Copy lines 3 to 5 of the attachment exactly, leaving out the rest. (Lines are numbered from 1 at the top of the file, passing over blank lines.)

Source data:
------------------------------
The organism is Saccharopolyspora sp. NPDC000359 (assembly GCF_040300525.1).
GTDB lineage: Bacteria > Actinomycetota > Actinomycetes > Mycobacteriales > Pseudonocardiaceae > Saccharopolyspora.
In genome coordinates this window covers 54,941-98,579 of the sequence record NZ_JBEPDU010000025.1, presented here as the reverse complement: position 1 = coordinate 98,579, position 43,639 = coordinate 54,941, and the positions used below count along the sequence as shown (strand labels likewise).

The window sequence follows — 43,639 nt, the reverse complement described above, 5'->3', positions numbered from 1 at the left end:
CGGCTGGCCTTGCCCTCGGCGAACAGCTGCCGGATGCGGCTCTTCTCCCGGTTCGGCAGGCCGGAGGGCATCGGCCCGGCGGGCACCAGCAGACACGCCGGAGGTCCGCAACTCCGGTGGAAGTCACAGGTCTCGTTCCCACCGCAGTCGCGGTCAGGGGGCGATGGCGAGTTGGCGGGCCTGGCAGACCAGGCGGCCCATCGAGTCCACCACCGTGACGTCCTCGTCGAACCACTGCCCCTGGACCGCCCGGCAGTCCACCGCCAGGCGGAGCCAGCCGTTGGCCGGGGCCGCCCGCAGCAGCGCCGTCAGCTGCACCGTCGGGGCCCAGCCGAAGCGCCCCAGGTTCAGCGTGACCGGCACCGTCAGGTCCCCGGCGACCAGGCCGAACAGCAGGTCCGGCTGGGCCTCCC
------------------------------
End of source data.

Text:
In genome coordinates this window covers 54,941-98,579 of the sequence record NZ_JBEPDU010000025.1, presented here as the reverse complement: position 1 = coordinate 98,579, position 43,639 = coordinate 54,941, and the positions used below count along the sequence as shown (strand labels likewise).

The window sequence follows — 43,639 nt, the reverse complement described above, 5'->3', positions numbered from 1 at the left end:
CGGCTGGCCTTGCCCTCGGCGAACAGCTGCCGGATGCGGCTCTTCTCCCGGTTCGGCAGGCCGGAGGGCATCGGCCCGGCGGGCACCAGCAGACACGCCGGAGGTCCGCAACTCCGGTGGAAGTCACAGGTCTCGTTCCCACCGCAGTCGCGGTCAGGGGGCGATGGCGAGTTGGCGGGCCTGGCAGACCAGGCGGCCCATCGAGTCCACCACCGTGACGTCCTCGTCGAACCACTGCCCCTGGACCGCCCGGCAGTCCACCGCCAGGCGGAGCCAGCCGTTGGCCGGGGCCGCCCGCAGCAGCGCCGTCAGCTGCACCGTCGGGGCCCAGCCGAAGCGCCCCAGGTTCAGCGTGACCGGCACCGTCAGGTCCCCGGCGACCAGGCCGAACAGCAGGTCCGGCTGGGCCTCCC